What is it that finally pushes us over the edge, and motivates us to try something new? Even when it’s something we’re pretty sure is easy and know is rewarding, it can be a real effort to begin a new venture. I’m speaking culinarily, but it’s true across all the areas of human endeavor. There’s a resistance–a fear even–that keeps us returning to the things we know. I try to overcome it regularly, and this here forum offers some incentive to mix things up and stretch out beyond the comfort zone, but sometimes there’s a long period of time that elapses before things click and I take on a new project. And there’s still more effort required to incorporate the technique into the rhythms of kitchen routine (I’m looking at you, bread-baking) so that the food in question can enter the regular rotation, truly substituting for store-bought alternatives.
In my erratic but still determined progress to outsource less and less of my food production, lately I’ve been dabbling in making vinegar. I first got serious about it when I visited Brother Victor-Antoine in June to profile him for the magazine (profile at the link). His vinegar is revelatory. Seek it out if you live in the area. He sent me home with a jar of mother (mother = a colony of bacteria and soluble cellulose that forms over time and converts alcohol to acetic acid. Acetic acid = vinegar) and it sat in my cabinet until I bought a bottle of wine that had turned to vinegar. At that same time, the biodynamic fruit CSA I had joined started including apple cider in the weekly deliveries. Faced with two half gallons, I could have frozen one, but opted instead to let it ferment. And thus a bad bottle of wine and a good bottle of cider began my zealous experimentation with homemade vinegar.
From left to right: Apple cider, red wine (needs topping up), sumac-maple, blackcurrant, cranberry-strawberry.
I began by adding another bottle of drinkable red wine to the spoiled one in a half-gallon jar, dropping in a glistening loogie of mother for good measure. Once the cider was fully fizzy and noticeably alcoholic, I added mother to it as well. Because it was summer, I covered both jars with a few layers of cheesecloth and secured it with rubber bands so the fruit flies couldn’t get in. It’s important to keep the vinegar-to-be exposed to air, so don’t close the containers.
And then? Then I did nothing. That’s it. The entire process. By Thanksgiving, the red wine was pungent and ripe. I decanted about half of it, and topped the jar up with another bottle of decent, inexpensive wine. I use it in everything. It’s glorious; the basic house vinaigrette for salads is now a thing of ecstasy-inducing wonder. The cider isn’t ready yet, but keep in mind that half of my initial wine jar was already vinegar when I began. The waiting is the hardest part.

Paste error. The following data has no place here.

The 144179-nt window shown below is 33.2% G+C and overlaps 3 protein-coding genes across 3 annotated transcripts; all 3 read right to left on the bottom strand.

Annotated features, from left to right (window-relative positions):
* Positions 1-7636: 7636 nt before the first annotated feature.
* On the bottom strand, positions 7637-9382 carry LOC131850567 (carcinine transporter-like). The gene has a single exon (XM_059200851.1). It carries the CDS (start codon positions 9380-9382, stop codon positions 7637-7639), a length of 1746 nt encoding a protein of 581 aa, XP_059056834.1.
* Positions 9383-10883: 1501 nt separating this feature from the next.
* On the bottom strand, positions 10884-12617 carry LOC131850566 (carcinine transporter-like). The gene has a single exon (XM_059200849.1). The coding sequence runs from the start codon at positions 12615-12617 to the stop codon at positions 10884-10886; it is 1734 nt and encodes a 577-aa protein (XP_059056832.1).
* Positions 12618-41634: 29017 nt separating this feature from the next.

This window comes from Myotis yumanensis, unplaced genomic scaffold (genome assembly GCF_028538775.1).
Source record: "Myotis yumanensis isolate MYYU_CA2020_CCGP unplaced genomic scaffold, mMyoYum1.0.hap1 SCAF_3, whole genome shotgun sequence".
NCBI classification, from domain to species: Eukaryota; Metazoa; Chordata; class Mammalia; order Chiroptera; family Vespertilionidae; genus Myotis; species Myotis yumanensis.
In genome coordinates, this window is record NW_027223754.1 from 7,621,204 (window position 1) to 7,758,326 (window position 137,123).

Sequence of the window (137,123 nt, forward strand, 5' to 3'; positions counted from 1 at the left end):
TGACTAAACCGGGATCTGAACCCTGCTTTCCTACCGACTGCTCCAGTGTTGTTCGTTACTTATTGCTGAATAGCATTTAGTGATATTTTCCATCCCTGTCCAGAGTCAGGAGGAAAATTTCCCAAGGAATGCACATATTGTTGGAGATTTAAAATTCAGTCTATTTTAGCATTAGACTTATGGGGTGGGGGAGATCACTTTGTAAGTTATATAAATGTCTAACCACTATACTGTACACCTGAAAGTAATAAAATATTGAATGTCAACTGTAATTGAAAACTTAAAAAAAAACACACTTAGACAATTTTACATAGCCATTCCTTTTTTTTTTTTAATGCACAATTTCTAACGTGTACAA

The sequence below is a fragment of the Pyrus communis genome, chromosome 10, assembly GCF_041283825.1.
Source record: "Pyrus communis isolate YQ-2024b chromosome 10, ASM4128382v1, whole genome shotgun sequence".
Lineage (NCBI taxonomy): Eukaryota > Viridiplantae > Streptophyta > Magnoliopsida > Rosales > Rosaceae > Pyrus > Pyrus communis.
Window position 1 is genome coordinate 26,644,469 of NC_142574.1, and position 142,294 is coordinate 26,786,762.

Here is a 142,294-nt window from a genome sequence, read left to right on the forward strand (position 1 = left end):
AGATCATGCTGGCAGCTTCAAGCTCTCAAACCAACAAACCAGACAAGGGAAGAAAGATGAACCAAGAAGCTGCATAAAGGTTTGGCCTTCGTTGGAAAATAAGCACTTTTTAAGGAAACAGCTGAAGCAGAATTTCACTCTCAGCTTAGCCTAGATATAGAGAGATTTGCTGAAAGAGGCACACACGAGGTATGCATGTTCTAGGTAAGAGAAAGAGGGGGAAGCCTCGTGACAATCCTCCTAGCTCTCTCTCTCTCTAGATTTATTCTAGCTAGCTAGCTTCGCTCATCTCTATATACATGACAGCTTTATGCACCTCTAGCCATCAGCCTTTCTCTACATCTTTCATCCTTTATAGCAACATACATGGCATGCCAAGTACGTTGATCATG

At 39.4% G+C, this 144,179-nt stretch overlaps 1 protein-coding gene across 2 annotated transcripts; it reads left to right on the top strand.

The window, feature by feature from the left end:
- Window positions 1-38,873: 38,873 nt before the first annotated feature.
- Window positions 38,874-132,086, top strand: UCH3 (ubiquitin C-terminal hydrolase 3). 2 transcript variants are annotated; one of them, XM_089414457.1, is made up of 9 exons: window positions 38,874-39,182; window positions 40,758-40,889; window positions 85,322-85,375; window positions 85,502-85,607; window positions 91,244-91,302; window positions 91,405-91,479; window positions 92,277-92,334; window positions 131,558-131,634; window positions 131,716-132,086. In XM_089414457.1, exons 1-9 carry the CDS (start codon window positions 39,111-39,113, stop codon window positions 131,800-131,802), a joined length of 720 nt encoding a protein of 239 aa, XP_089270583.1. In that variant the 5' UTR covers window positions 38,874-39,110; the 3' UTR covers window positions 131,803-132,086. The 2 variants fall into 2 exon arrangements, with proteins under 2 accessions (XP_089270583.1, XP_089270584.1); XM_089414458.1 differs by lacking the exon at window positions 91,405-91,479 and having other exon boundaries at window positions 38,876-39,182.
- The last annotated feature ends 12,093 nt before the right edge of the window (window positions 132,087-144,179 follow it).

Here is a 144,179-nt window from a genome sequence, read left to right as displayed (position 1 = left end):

The act of decanting and topping up the wine got me inspired, so I took a little trip to a nearby wine store. I bought a bottle of local white and a bottle of New Jersey cranberry wine, and on my way home I pulled over at a spot I like and cut five plump sumac panicles. Once home, phase two of vinegar madness got underway. First, I pulled apart the sumac bobs and put all the fuzzy red drupes in the blender with water and let it fly. Linda wrote this good post about extracting sumac for anyone interested in trying it as an ingredient. It has tons of vitamin C, and when sweetened a bit makes a pretty interesting local citrus substitute. I like to combine it with maple, since I find that they complement each other famously, and since maple syrup is a local sweetener it makes sense from a foodshed point of view as well. The next day, after infusing overnight, I strained it first through a mesh strainer and then through fine muslin; those tiny hairs make for a cloudy result without filtration. I mixed it with enough maple syrup to bring it to a tolerable tartness, then added the bottle of white wine and enough vodka to bring the whole volume up to about 12% alcohol. In went some mother. I’m hopeful that maple-sumac vinegar will become a unique staple in my pantry.
The cranberry wine went in a smaller jar, along with a bottle of local strawberry wine that someone brought as a gift a while ago. And last, a store nearby has begun to carry blackcurrant juice from Connecticut. It’s not organic, though the farm uses Integrated Pest Management, and from experience I know that currants are a hardy and pest-resistant plant so they probably don’t spray too much. I’ll be looking into it. And it’s from the Northeast, and I think currants should be planted and consumed by everyone. So I bought a half a gallon, and let it ferment like the cider did. My trick, such as it is, is to leave it in the fridge until the plastic bottle begins to bloat from the CO2 that the yeast produces along with alcohol. I always drink a little at this stage, because the gentle effervescence is pleasant. It’s also fun to taste the decline in sugar as it all gets consumed and converted to booze. After it’s fully fermenting, I move it out to the counter, where the increased temperature speeds it up. Then I add mother and wait. See a pattern?
If you have access to the apple cider vinegar “with the mother” that they sell at health food stores, you can use that. Over time, it grows, so you can divide it among more and more jars. If not, buy a bottle of wine, open it, and leave it on the counter for a month or two. When it smells and tastes like vinegar, it is. You can use a splash to inoculate other varieties, if you like, or just keep decanting some and adding more wine to turn. “Vin aigre” means “Sour wine,” after all. Nature does this for you. It’s probably the easiest homemade delicacy there is: easier than pickles, and that’s saying something.